The World Values Survey (WVS) is a worldwide investigation of socio-cultural and political change and explores values relating to family, gender, work, politics, economics, religion and leisure time. The South African leg of this survey is administered by the Centre for International and Comparative Politics, University of Stellenbosch, in partnership with Markinor. The South African WVS has been conducted in 1982, 1990, 1995, 2001 and 2006, offering the opportunity to assess changing values over time.
Implementation of this research around the world allows for global crosscultural analysis.
The World Values Survey aims to attain a broad understanding of socio-political trends (i.e. perceptions, behaviour and expectations) among adults across the world.
Kind of Data
Sample survey data [ssd]
Unit of Analysis
The sample was distributed as follows: 60% metropolitan (large cities with populations of 250 000+); 40% non-metropolitan (including cities, large towns, small towns, villages and rural areas)
The sample included adults 16 years+ in South Africa
Producers and sponsors
Centre for International and Comparative Politics
World Values Survey Association
The sample had to be representative of urban as well as rural populations. Roughly the distribution was as follows:
- South Africa: 60% metropolitan (large cities with populations of 250 000+); 40% non-metropolitan (including cities, large towns, small towns, villages and rural areas).
A standard form of sampling instructions was sent to each agency to ensure uniformity in the sampling procedure. Markinor stratified the samples for each country by region, sex and community size. To this end, statistics and figures that were supplied to us by the agencies were used. However, we requested the agencies to revise these where necessary or where alternatives would be more effective. The agencies then supplied the street names for the urban starting points, and made suggestions for sampling procedures in rural areas where neither maps nor street names were available. From sample-point level, the respondent selection was done randomly according to a selection grid used by Markinor (the first two pages of the master questionnaire).
Substitution was permitted after three unsuccessful calls. Six interviews were conducted at each sample point. The male/female split was 50/50. The urban sample included all community sizes greater than 500 and the rural sample all community sizes less than 500. This is the definition of urban and rural used in South Africa.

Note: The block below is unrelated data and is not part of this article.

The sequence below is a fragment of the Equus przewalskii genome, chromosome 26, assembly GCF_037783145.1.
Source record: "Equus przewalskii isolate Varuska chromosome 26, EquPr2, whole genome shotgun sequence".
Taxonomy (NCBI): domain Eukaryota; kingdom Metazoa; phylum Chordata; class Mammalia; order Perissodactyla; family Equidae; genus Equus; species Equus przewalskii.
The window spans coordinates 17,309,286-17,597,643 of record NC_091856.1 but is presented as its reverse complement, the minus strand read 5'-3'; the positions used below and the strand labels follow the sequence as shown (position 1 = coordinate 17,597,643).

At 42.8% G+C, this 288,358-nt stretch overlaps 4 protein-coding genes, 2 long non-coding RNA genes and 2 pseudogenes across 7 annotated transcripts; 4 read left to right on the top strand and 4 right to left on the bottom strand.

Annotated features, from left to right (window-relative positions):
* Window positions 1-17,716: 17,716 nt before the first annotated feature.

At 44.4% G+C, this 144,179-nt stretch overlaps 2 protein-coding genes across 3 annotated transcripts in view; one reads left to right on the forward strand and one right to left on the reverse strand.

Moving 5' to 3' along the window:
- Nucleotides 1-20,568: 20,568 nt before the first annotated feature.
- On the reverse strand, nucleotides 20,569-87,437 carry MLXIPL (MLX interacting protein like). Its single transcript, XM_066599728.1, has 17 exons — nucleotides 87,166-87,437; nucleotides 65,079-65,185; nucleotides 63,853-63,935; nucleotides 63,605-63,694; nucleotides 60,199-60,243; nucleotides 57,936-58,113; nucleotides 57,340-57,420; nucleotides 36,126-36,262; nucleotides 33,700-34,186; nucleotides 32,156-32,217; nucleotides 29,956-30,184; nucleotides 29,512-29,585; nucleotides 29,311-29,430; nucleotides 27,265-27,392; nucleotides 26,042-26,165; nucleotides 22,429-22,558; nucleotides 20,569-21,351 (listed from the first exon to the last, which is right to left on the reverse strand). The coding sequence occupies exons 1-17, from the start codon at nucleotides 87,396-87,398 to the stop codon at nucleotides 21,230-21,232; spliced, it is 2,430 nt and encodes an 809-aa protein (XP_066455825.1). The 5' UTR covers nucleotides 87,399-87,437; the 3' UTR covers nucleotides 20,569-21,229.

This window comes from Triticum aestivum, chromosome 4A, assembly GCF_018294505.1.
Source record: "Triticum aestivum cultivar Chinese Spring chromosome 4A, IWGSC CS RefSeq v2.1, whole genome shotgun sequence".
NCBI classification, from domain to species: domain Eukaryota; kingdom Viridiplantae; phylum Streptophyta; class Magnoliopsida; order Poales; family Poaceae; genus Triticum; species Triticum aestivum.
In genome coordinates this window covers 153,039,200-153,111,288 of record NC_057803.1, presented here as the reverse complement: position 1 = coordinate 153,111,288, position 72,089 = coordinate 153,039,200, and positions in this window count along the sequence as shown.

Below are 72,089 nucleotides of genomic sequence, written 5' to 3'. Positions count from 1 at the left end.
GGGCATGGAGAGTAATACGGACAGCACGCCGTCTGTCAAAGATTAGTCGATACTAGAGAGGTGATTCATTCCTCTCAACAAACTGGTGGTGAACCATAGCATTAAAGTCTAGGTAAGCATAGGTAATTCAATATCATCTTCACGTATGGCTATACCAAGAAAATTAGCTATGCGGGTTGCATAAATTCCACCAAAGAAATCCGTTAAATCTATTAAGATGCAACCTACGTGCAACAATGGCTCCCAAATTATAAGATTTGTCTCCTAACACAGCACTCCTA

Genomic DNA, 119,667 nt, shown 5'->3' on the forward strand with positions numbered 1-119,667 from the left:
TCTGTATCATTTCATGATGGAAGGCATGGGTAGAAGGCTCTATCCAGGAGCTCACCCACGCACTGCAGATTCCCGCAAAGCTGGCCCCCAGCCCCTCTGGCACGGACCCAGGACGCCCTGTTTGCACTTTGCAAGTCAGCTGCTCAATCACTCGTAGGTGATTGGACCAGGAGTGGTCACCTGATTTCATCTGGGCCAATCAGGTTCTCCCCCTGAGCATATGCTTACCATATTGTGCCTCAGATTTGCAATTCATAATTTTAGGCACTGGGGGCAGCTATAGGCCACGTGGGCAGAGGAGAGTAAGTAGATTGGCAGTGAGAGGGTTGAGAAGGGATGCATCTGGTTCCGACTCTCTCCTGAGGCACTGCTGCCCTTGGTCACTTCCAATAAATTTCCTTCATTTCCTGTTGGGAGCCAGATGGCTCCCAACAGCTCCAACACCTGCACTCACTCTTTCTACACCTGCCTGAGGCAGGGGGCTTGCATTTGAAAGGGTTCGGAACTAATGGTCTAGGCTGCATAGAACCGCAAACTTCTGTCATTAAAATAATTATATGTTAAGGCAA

Remarks about sampling:
-Final numbers of clusters or sampling points: 500
-Sample unit from office sampling: Street Names
Weighting statistics were based on the AMPS (All Media and Products Survey) 200 figures. The ultimate source of these figures is the South African General Population Census, 1997. The data are kept by Statistics South Africa (www.statssa.com).
Dates of Data Collection
Data Collection Mode
Data Collection Notes
Interviewers were paid according to performance. The interviewer approached was through calls made at different times of day and calls made on different days of week. The minimum number of re-calls required were 3 and 20% of the interviews were back-checked.
The WVS questionnaire was translated from the English questionnaire by a specialist translator The translated questionnaire was pre-tested. The pre-tests were part of the general pilots. In total 20 pilots were conducted. The English questionnaire from the University of Michigan was used to make the WVS. Extra questions were added at the end of the questionnaire. Also, country specific questions were included at the end of the questionnaire, just before the demographics.The sample was designed to be representative of the entire adult population, i.e. 18
years and older, of your country. The lower age cut-off for the sample was 16 and there was not any upper age cut-off for the sample.
Some measures of coding reliability were employed. Each questionnaire is coded against the coding frame. A minimum of 10% of each coders work is checked to ensure consistency in interpretation. If any discrepancies in interpretation are World Values Survey (1999-2004) - South Africa 2001 v.2015.04.18 discovered, a 100% check is carried out on that particular coders work. Errors were corrected individually and automatically.
Estimates of Sampling Error
The error margins for this survey can be calculated by taking the following factors into account:
- all samples were random (as opposed to quota-controlled)
- the sample size per country (or segment being analysed)
- the substitution rate per country (or segment being analysed) - the rates were recorded on CARD 1; col. 805 of the questionnaire. From the substitution rate, the response rate can be calculated.
World Values Survey
- Public use files, accessible to all
Use of the dataset must be acknowledged using a citation which would include:
- the Identification of the Primary Investigator
- the title of the survey (including country, acronym and year of implementation)
- the survey reference number
- the source and date of download
Disclaimer and copyrights
The user of the data acknowledges that the original collector of the data, the authorized distributor of the data, and the relevant funding agency bear no responsibility for use of the data or for interpretations or inferences based upon such uses.